In search of solutions to the healthcare crisis - can accident prevention save the NHS?

In search of solutions to the healthcare crisis - can accident prevention save the NHS?

The President of the College of Emergency Medicine will deliver an annual safety lecture today, setting out how accident prevention can relieve the pressure on A&E.

Dr Clifford Mann, whose organisation represents more than 4,000 emergency department doctors and consultants, will give the annual Allan St John Holt Memorial Lecture, hosted by the Royal Society for the Prevention of Accidents (RoSPA) and Royal Mail.

Addressing an audience of doctors, representatives of the UK’s leading safety organisations, safety and health professionals and business leaders, Dr Mann will outline how A&E attendances due to preventable injuries are impacting the health service, and how reducing them would relieve pressure on the NHS frontline.

With 21.7million A&E attendances in England each year, of which up to a third are due to accidents, he will argue that accidental injury is a problem that has not yet been solved.

While some areas, such as road, occupational and rail safety, have seen significant reductions in injuries, Dr Mann will say that these successes have not yet been translated into the home and leisure spheres, with accidents remaining a major issue for the young, as well as frail older people. Accidents are also the leading cause of death up to the age of 40, and the leading cause of Preventable Years of Life Lost (PrYLL) up to the age of 60.

Compared to other health priorities, such as ischemic heart disease, stroke, cancer and COPD, action on accidents can yield much earlier results and herein lies the difference that accident prevention can make to the NHS, Dr Mann will say. Evidence also shows it works.

While there remains a place for some physical interventions to prevent accidents, he will say that the big challenges are education and behaviour change, with sustained investment needed in these areas. And, with two-thirds of injuries to working age people happening away from work, he will say that there is huge scope for employers to help their employees, plus their families and local communities, to stay safe outside of working hours. Smarter solutions to accident data collection and analysis are also needed to provide insights into the UK’s accident problem, on which future interventions can be based.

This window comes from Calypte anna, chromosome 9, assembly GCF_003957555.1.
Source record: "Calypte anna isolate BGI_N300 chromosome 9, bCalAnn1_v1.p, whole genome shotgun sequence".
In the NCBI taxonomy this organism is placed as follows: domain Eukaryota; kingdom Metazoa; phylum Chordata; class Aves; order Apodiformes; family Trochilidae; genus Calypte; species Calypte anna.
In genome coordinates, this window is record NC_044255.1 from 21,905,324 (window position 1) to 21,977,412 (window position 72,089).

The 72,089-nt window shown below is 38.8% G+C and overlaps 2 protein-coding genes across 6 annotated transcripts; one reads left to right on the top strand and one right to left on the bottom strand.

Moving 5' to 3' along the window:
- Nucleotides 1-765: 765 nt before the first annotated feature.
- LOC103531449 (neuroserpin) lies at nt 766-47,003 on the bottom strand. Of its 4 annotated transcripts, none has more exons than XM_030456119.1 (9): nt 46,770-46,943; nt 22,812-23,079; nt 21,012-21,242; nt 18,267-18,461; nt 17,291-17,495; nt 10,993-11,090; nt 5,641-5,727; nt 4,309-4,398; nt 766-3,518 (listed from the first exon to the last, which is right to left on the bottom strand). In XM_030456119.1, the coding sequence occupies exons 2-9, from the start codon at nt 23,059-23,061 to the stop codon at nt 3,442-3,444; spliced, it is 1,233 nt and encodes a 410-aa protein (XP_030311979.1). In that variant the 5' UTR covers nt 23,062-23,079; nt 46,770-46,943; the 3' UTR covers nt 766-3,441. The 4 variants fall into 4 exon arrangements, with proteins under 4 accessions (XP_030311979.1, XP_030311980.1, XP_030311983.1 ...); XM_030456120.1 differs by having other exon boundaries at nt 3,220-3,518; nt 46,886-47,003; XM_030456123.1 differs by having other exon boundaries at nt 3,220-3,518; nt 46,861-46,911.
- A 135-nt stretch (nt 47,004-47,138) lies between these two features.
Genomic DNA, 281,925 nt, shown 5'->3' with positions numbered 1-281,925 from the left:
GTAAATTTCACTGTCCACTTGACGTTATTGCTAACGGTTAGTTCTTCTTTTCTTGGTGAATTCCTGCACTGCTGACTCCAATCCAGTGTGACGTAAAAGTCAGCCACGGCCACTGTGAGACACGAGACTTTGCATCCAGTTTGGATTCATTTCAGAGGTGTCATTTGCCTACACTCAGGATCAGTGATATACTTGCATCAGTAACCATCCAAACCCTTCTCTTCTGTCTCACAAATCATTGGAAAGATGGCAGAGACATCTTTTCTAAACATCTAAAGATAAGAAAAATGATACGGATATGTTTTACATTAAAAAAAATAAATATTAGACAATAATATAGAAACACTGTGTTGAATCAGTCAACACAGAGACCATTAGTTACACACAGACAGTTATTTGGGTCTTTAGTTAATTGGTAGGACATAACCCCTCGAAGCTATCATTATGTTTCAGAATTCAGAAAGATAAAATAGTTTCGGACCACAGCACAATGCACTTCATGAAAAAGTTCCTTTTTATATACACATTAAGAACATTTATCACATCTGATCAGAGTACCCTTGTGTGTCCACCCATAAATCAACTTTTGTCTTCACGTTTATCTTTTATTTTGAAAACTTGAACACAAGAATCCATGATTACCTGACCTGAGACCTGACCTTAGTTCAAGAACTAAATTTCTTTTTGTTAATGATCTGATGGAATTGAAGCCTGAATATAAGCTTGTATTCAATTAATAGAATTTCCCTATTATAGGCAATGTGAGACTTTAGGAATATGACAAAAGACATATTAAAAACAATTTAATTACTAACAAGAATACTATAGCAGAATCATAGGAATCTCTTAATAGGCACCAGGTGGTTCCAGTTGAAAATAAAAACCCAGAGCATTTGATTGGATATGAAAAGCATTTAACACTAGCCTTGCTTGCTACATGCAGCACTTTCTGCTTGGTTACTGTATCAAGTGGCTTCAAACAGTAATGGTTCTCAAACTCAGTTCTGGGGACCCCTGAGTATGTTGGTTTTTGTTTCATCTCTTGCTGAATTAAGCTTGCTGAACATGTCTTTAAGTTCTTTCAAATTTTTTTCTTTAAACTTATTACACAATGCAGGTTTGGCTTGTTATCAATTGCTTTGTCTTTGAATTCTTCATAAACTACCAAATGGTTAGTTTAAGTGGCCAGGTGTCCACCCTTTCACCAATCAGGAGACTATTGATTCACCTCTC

Ahead of the lecture, Dr Mann said: “Not only would preventing accidents reduce the number of people suffering their painful and often traumatic consequences, but it would also translate into significantly reduced pressure on our struggling A&E departments. As yet, however, accident prevention is a largely untapped resource for relieving this pressure. There is a very real opportunity to reduce the toll of easily preventable suffering if government, the NHS, safety organisations, employers, unions and others came together to provide the accident prevention help that families desperately need.”

The annual lecture, taking place in London, commemorates the life and work of Allan St John Holt OBE, who was influential in the field of safety and health, and was group head of safety at Royal Mail Group at the time of his death in 2007. The safety charity RoSPA and Royal Mail host the event to stimulate fresh thinking about accidents and ill health.



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